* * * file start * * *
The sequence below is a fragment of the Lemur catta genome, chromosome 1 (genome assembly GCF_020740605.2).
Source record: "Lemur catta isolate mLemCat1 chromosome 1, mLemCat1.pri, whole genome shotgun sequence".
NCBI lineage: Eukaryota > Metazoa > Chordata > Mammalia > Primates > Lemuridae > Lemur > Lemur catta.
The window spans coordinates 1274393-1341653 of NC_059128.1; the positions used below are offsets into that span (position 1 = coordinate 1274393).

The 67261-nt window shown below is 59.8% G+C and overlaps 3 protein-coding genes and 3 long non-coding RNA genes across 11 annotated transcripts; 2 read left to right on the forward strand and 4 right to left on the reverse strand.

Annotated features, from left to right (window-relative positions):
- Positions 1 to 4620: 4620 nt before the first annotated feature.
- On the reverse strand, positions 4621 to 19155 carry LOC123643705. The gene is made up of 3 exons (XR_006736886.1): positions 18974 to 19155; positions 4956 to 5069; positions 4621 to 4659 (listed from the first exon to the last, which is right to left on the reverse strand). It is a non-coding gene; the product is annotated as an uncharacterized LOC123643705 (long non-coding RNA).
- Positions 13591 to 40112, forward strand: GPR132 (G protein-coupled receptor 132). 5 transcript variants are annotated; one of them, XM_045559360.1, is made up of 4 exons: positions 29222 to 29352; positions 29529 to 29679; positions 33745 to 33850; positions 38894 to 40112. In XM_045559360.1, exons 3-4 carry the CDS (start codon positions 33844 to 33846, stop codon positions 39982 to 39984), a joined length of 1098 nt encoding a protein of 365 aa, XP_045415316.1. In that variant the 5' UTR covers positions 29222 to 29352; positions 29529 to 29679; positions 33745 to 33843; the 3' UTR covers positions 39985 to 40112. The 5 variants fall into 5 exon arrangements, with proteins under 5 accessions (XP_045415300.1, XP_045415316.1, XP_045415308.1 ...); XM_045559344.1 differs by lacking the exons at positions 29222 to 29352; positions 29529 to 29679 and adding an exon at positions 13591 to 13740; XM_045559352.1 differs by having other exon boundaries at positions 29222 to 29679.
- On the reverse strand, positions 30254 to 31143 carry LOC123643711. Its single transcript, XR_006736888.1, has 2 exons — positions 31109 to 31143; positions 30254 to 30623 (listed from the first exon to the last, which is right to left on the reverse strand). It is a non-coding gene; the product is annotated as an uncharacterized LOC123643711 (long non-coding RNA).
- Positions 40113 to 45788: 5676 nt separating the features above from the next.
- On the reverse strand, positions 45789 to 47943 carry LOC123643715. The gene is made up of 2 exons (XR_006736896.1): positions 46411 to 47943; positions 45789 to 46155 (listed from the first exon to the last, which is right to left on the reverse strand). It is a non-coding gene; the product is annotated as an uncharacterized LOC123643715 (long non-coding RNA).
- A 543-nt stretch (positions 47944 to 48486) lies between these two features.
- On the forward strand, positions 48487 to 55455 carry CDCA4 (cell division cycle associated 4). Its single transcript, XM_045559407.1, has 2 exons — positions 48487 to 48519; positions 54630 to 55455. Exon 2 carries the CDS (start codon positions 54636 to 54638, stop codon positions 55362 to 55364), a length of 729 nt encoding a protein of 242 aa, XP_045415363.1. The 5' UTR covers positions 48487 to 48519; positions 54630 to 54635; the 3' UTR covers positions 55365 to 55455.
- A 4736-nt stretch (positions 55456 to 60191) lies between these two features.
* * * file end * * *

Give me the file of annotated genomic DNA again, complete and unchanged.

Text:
The sequence below is a fragment of the Lemur catta genome, chromosome 1 (genome assembly GCF_020740605.2).
Source record: "Lemur catta isolate mLemCat1 chromosome 1, mLemCat1.pri, whole genome shotgun sequence".
NCBI lineage: Eukaryota > Metazoa > Chordata > Mammalia > Primates > Lemuridae > Lemur > Lemur catta.
The window spans coordinates 1274393-1341653 of NC_059128.1; the positions used below are offsets into that span (position 1 = coordinate 1274393).

The 67261-nt window shown below is 59.8% G+C and overlaps 3 protein-coding genes and 3 long non-coding RNA genes across 11 annotated transcripts; 2 read left to right on the forward strand and 4 right to left on the reverse strand.

Annotated features, from left to right (window-relative positions):
- Positions 1 to 4620: 4620 nt before the first annotated feature.
- On the reverse strand, positions 4621 to 19155 carry LOC123643705. The gene is made up of 3 exons (XR_006736886.1): positions 18974 to 19155; positions 4956 to 5069; positions 4621 to 4659 (listed from the first exon to the last, which is right to left on the reverse strand). It is a non-coding gene; the product is annotated as an uncharacterized LOC123643705 (long non-coding RNA).
- Positions 13591 to 40112, forward strand: GPR132 (G protein-coupled receptor 132). 5 transcript variants are annotated; one of them, XM_045559360.1, is made up of 4 exons: positions 29222 to 29352; positions 29529 to 29679; positions 33745 to 33850; positions 38894 to 40112. In XM_045559360.1, exons 3-4 carry the CDS (start codon positions 33844 to 33846, stop codon positions 39982 to 39984), a joined length of 1098 nt encoding a protein of 365 aa, XP_045415316.1. In that variant the 5' UTR covers positions 29222 to 29352; positions 29529 to 29679; positions 33745 to 33843; the 3' UTR covers positions 39985 to 40112. The 5 variants fall into 5 exon arrangements, with proteins under 5 accessions (XP_045415300.1, XP_045415316.1, XP_045415308.1 ...); XM_045559344.1 differs by lacking the exons at positions 29222 to 29352; positions 29529 to 29679 and adding an exon at positions 13591 to 13740; XM_045559352.1 differs by having other exon boundaries at positions 29222 to 29679.
- On the reverse strand, positions 30254 to 31143 carry LOC123643711. Its single transcript, XR_006736888.1, has 2 exons — positions 31109 to 31143; positions 30254 to 30623 (listed from the first exon to the last, which is right to left on the reverse strand). It is a non-coding gene; the product is annotated as an uncharacterized LOC123643711 (long non-coding RNA).
- Positions 40113 to 45788: 5676 nt separating the features above from the next.
- On the reverse strand, positions 45789 to 47943 carry LOC123643715. The gene is made up of 2 exons (XR_006736896.1): positions 46411 to 47943; positions 45789 to 46155 (listed from the first exon to the last, which is right to left on the reverse strand). It is a non-coding gene; the product is annotated as an uncharacterized LOC123643715 (long non-coding RNA).
- A 543-nt stretch (positions 47944 to 48486) lies between these two features.
- On the forward strand, positions 48487 to 55455 carry CDCA4 (cell division cycle associated 4). Its single transcript, XM_045559407.1, has 2 exons — positions 48487 to 48519; positions 54630 to 55455. Exon 2 carries the CDS (start codon positions 54636 to 54638, stop codon positions 55362 to 55364), a length of 729 nt encoding a protein of 242 aa, XP_045415363.1. The 5' UTR covers positions 48487 to 48519; positions 54630 to 54635; the 3' UTR covers positions 55365 to 55455.
- A 4736-nt stretch (positions 55456 to 60191) lies between these two features.